Thursday, April 9, 2009

Los Angeles Veterans Cemetery

At one time it was called the Sawtelle Veterans Cemetery because it was associated with the “Old Soldiers Home,” called Sawtelle, which we would call today the VA Hospital.
I first got wind of this when I began to study a Civil War soldier named Andrew Wheaton who is buried in my cemetery, Sunnyslope, in Corona, California. His obituary said that he died in the Old Soldiers home and was to be transported from Sawtelle to Corona. What is Sawtelle!? The research began.
I became friends with George Wilkinson in Michigan who is a researcher and collector of anything and anybody from the Michigan 4th Regiment of the Civil War. Andrew Wheaton was with this unit and fought for the entire duration of the war. He was involved in some of the bloodiest battles, and was wounded in the right knee at Gettysburg. Wheaton will be portrayed in the next Sunnyslope Stroll that will take place October 25, 2009.
I offered to help George with anything he might need in Southern California. He asked me to photograph the gravestones of some men that were in the 4th Mich. There was special pride in taking these pictures. A good friend went with me. She is organized and persistent; I couldn’t have done it without her. Thanks Kathleen!
In spite of the arrangement of a military cemetery, these men are special individuals who served our country. They are all lined up in military order. Generals next to Privates. Rich next to poor. Some men made something of themselves after the war, others just survived with a military pension. There is a complete life story for each soldier invisibly etched on each stone.
This cemetery has no room for any more soldiers. It is in L.A. very near to the filming of movies and TV. The cemetery is very conscious of picture taking in any form; after all, it is Hollywood! Once I convinced them that we were historians, not film makers, they let us photograph the soldiers.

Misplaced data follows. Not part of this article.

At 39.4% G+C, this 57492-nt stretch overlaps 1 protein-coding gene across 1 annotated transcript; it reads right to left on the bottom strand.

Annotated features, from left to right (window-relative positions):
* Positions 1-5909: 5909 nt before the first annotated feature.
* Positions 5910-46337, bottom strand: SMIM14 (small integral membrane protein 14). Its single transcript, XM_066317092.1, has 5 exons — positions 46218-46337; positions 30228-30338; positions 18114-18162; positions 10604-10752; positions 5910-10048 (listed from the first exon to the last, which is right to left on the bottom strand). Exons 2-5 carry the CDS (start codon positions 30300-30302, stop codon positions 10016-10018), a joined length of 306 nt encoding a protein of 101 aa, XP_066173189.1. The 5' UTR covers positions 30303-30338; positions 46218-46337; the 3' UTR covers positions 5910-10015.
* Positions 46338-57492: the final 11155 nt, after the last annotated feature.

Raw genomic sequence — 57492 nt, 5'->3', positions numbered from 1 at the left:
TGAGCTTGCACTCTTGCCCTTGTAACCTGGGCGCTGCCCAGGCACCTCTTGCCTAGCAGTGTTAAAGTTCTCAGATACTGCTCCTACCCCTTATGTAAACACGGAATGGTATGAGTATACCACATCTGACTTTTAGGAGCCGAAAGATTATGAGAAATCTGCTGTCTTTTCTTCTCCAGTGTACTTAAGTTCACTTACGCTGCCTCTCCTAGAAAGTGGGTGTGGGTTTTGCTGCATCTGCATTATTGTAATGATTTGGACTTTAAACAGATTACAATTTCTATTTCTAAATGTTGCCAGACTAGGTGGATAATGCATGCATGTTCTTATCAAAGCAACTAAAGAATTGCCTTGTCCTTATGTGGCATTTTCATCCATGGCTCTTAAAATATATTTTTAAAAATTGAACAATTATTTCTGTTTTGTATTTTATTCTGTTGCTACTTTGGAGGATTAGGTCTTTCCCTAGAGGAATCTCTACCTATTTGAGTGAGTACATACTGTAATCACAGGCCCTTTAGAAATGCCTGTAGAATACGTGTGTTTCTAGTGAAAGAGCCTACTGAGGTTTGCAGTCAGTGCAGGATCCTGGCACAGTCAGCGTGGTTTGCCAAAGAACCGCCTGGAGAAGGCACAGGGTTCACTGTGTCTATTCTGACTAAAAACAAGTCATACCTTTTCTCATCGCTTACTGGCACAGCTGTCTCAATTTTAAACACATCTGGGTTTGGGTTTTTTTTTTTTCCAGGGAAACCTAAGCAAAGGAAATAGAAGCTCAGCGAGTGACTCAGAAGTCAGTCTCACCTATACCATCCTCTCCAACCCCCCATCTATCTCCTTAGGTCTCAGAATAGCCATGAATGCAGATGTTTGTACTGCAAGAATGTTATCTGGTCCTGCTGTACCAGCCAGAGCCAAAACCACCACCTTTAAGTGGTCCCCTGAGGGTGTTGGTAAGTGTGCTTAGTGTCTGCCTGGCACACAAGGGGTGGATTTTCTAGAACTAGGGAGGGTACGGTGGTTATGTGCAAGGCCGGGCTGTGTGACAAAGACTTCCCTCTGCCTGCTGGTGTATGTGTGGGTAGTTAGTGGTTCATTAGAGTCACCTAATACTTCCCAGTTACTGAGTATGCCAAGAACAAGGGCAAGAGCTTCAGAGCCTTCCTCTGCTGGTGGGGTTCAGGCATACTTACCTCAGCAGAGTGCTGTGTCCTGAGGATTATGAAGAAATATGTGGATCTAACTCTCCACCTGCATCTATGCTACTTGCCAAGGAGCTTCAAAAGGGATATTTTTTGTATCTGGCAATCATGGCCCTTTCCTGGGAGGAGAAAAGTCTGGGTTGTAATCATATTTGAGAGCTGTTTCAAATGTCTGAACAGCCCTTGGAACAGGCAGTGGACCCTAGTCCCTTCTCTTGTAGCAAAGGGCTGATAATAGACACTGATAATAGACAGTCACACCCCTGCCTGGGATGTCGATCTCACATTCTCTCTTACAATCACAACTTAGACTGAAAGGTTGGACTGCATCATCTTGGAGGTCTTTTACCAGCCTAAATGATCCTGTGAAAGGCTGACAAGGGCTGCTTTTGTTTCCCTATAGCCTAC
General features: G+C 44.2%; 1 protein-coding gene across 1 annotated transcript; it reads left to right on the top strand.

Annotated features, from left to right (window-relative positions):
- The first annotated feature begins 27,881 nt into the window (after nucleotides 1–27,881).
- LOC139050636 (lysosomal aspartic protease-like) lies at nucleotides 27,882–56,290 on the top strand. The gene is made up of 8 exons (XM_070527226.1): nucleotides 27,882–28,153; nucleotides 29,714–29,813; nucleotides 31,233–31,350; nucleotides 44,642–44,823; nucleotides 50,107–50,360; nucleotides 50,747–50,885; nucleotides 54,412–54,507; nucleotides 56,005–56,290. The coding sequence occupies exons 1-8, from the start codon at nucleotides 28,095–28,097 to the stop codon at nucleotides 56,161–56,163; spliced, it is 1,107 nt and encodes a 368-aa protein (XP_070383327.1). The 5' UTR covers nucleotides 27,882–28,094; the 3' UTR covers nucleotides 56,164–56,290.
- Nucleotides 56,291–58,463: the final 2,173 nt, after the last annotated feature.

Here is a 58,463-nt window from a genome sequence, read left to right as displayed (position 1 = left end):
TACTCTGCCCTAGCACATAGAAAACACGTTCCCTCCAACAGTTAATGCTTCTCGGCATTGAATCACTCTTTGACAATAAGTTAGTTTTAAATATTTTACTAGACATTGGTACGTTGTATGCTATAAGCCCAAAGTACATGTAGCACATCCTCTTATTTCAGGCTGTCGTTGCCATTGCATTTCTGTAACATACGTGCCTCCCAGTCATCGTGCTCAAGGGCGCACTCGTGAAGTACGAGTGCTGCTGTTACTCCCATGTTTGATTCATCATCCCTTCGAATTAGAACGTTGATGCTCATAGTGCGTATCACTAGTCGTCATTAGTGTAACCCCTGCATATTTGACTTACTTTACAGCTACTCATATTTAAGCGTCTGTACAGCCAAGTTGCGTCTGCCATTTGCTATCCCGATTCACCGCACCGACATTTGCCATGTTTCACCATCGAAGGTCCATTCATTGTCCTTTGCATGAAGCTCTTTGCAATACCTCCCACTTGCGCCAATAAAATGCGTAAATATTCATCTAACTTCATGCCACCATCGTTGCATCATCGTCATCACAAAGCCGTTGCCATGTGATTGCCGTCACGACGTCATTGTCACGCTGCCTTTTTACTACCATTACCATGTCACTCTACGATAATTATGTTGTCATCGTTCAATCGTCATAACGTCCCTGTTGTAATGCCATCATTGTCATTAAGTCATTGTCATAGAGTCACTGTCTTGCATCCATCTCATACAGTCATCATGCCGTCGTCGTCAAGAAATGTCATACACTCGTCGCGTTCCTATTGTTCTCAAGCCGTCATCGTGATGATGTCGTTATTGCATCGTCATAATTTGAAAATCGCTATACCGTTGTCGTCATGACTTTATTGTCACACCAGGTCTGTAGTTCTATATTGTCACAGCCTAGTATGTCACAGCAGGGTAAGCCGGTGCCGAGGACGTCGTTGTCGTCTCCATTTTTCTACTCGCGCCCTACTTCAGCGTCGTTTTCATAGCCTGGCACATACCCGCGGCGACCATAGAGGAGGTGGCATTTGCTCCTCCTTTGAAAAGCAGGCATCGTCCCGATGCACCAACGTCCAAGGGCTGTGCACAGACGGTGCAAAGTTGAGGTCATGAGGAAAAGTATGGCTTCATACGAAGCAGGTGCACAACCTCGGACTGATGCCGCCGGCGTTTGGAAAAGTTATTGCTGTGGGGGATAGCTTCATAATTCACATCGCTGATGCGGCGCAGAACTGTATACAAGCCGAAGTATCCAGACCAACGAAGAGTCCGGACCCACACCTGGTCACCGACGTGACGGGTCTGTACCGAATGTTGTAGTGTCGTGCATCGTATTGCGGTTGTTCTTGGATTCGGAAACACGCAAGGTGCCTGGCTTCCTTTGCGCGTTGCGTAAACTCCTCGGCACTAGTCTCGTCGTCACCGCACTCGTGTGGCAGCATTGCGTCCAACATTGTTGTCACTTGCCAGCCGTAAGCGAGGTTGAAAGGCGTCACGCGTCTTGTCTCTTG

One interesting note was there was never the letter “J” in the rows. At first we thought it was an oversight, but not in a military graveyard! Finally I asked one of the workers. He said that it was because of the Battle of the Little Big Horn. Custer’s unit was J.
There were two monuments we noticed. One was the Civil War Soldier. Not a word was written on the monument; however the image was worth a thousand words!
A couple other items got my attention. Two dogs are buried here!! (I love dogs.)
. War Dog "Bonus" buried with handler, Charles E. Temple - Ensign USNR, Section 101 Grave 1 Row A. War Dog "Blackout" buried with handler, George Lewis Oshier U.S. Navy/Sergeant U.S. Marine Corps, Section 99 Grave 2 Row A. Although this is no longer permitted, I was thrilled to see that it once was.
Another thing is, my husband and I are interested in black history. I was happy to see that
over 100 Buffalo Soldiers are interred at the Los Angeles National Cemetery. These African American soldiers were members of the 9th, 10th, 24th, and 25th Cavalry during the Civil War.
Finally, Nicholas P. Earp father of Wyatt Earp, Section 13 grave number A-18, We liked this because the Earps are associated with my neck of the woods, the Inland Empire.

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